Top: Sea Nettle Jelly, Jellyfish, Monterey Bay Aquarium, California. Bottom: Black Sea Nettle (“Chrysaora Achlyos”). They have four oral arms; long marginal tentacles hang from the bell and can extend several feet. Symptoms from sea nettle stings often are described as burning rather than stinging and are considered moderate to severe. Exercise caution if sea nettles are observed in the water, and do not swim if large numbers are present. The carnivorous Black Sea Nettle is a ‘giant’ among jellyfish with its bell measuring up to 3 feet (1 m) in size, and its arms extending up to 20 ft (6 m) in length. Photo #42 by Fred Hsu & #43 by Fred Hsu & #44 by Jim G
Underwater World, Singapore. The Smithsonian reported, “GFP, a green fluorescent protein found in crystal jellies, has important medical applications. Mayo Clinic scientists recently inserted a version of GFP and a gene from a rhesus macaque known to block a virus that causes feline AIDS into a cat’s unfertilized eggs. When the kittens were born, they glowed green in ultraviolet light, indicating that the gene was successfully transferred. Biologist Osamu Shimomura won a Nobel Prize in Chemistry in 2008 for discovering GFP.” Photo #45 by Schristia
“Purple-striped Jelly” (Chrysaora Colorata) taken at Monterey Bay Aquarium, Monterey, California, USA. The Scyphozoa class, within the phylum Cnidaria, are sometimes referred to as the ‘true jellyfish’.” Photo #46 by Sanjay Acharya
Left: This tiny and very dangerous Portugese Man-O-War was collected using a dip net over the rail of the R-V Seward Johnson during one evenings “night-lighting” samplings. Its sting is said to be as toxic as a cobra’s bite. Although NOAA has it listed as a jellyfish, it looks exactly like a jellyfish and is potentially deadly, but is actually not a true jellyfish. It is in fact a Siphonophorae, which is a collection of multiple organisms. The tentacles are a separate creature to the gas bladder, for example, and their tentacles can be as long as 45 metres or more. Whilst they can inflect painful stings on humans that, in some rare cases, results in death, some animals such as the Clownfish can swim amongst the normally lethal tentacles with impunity. Center: Porpida porpida has a small disc like body and floats freely in the water column. Related to other species of jellyfish, this species measures just one inch in diameter. Right Top: Tiny jellyfish at Port of Nagoya Public Aquarium. Right Bottom: Jellyfish Bicol. Photo #49 by Bruce Moravchik, NOAA & #50 by Bruce Moravchik, NOAA & #51 by “KIUKO” & #52 by Andrew MacLeod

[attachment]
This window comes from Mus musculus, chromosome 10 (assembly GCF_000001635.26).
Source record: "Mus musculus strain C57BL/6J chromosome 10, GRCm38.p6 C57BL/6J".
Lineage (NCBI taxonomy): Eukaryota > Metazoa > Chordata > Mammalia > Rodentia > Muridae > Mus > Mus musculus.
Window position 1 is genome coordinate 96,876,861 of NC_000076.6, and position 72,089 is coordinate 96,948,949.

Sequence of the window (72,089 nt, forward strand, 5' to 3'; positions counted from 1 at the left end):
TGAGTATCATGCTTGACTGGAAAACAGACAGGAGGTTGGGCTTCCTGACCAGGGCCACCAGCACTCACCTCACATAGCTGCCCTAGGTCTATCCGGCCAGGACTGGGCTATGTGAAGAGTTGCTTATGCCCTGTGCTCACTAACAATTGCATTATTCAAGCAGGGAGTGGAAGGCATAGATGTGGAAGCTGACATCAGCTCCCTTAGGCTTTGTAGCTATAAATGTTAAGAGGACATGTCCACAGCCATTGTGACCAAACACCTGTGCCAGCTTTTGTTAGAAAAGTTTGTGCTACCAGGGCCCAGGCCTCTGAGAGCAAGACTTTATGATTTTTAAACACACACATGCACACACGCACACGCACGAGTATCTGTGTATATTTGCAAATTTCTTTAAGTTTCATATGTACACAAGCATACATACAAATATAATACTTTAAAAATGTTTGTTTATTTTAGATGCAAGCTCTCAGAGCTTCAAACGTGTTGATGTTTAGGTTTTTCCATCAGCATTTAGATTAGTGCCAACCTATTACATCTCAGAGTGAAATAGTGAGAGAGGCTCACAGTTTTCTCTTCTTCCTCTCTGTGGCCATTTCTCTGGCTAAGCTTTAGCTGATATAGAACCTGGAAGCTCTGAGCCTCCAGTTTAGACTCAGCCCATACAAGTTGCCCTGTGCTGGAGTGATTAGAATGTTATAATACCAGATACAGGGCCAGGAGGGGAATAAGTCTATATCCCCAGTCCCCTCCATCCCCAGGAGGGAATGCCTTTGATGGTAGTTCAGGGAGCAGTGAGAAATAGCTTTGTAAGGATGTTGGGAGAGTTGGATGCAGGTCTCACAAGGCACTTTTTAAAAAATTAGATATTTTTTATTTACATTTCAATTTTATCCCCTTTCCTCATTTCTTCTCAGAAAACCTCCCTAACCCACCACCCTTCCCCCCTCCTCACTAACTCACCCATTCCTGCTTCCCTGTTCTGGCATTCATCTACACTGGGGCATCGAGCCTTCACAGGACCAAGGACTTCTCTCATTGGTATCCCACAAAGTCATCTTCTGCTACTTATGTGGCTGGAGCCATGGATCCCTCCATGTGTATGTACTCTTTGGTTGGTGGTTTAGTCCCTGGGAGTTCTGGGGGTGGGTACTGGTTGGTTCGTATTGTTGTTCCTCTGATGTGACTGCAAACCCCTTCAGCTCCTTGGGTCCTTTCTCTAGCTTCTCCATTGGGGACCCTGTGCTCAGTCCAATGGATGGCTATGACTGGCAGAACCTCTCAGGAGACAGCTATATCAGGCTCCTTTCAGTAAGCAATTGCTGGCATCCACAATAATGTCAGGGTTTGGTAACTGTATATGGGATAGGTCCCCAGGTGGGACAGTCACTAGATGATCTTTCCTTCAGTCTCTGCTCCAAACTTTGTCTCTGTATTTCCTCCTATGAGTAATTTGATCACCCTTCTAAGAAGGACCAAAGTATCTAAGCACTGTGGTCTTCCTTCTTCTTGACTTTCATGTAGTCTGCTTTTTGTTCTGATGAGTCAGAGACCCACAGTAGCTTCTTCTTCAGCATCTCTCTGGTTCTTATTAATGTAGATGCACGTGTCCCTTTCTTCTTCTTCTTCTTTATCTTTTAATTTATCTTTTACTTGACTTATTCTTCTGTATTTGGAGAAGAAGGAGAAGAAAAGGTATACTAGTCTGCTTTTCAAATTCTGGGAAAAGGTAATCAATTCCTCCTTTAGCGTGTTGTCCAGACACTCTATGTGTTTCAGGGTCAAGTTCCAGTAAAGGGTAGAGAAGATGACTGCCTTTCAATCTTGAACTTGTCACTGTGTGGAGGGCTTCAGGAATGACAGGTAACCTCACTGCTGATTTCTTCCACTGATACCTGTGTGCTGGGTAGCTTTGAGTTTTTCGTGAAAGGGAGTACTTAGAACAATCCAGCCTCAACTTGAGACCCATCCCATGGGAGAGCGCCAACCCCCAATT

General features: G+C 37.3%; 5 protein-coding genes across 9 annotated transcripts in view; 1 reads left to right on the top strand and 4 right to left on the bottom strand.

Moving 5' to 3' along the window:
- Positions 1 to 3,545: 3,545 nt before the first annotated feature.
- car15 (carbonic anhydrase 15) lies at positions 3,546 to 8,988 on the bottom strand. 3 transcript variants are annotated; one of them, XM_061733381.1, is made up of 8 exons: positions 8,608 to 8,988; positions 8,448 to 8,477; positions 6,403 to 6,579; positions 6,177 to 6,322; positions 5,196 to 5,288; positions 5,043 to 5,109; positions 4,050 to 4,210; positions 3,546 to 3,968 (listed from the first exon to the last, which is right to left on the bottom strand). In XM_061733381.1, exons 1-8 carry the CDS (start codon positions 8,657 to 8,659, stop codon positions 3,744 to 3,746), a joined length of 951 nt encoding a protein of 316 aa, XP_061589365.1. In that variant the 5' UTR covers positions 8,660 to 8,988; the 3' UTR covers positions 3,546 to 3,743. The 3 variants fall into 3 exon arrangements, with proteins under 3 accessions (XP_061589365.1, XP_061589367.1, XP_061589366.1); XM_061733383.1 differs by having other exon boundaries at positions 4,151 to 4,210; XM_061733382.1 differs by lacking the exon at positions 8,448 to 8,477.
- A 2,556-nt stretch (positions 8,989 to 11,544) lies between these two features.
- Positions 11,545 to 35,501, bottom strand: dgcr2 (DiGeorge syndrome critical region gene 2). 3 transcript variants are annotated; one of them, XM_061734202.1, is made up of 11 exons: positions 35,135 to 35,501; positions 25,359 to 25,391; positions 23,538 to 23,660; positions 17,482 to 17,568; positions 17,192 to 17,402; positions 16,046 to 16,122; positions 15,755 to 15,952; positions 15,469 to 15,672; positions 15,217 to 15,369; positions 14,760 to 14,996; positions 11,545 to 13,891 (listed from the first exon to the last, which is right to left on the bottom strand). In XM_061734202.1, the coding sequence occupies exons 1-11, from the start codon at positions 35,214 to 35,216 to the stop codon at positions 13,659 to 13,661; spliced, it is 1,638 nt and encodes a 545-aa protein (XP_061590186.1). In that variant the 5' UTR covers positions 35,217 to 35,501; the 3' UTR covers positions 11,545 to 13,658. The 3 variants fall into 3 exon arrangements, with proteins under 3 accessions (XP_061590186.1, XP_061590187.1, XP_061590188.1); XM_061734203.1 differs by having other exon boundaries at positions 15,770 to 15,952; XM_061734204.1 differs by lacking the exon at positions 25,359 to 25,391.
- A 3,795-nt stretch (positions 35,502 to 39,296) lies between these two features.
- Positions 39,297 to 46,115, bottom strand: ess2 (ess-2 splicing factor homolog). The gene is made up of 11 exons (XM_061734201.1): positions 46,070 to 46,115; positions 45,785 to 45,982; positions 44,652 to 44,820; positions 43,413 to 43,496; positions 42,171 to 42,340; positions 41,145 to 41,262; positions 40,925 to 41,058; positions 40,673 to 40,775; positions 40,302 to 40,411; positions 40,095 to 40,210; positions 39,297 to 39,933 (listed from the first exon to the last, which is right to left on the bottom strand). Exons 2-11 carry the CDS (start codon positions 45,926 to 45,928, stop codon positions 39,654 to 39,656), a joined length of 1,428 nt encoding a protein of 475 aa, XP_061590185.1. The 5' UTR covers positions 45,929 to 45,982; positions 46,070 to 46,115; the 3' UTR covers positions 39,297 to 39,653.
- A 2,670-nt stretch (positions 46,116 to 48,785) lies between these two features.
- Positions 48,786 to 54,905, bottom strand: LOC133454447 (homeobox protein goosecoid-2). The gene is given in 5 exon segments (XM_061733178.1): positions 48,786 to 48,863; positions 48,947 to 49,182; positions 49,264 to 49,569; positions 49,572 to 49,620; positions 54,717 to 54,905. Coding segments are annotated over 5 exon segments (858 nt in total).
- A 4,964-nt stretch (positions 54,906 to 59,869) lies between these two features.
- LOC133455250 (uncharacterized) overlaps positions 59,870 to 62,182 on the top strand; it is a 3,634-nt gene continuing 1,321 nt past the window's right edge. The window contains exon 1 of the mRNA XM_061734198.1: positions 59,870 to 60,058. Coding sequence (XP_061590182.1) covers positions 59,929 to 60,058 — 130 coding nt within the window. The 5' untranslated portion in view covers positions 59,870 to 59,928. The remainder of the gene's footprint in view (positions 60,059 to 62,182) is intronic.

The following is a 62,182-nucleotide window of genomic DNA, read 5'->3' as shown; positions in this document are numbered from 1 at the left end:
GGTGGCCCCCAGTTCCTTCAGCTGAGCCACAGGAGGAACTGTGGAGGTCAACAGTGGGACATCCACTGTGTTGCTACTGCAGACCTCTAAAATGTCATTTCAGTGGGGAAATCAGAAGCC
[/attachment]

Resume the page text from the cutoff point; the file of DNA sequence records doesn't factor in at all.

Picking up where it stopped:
“Dance in light.” The life span and maximum size varies by jelly species. Jellyfish held in public aquariums are carefully tended, fed daily even when food might be seasonally rare in the wild, and sometimes treated with antibiotics if they develop infections, so may live several years, though this would be very unusual in the sea. Most large coastal jellyfish live 2 to 6 months, during which they grow from a millimeter or two to many centimeters in diameter. Photo #53 by Donnie Nunley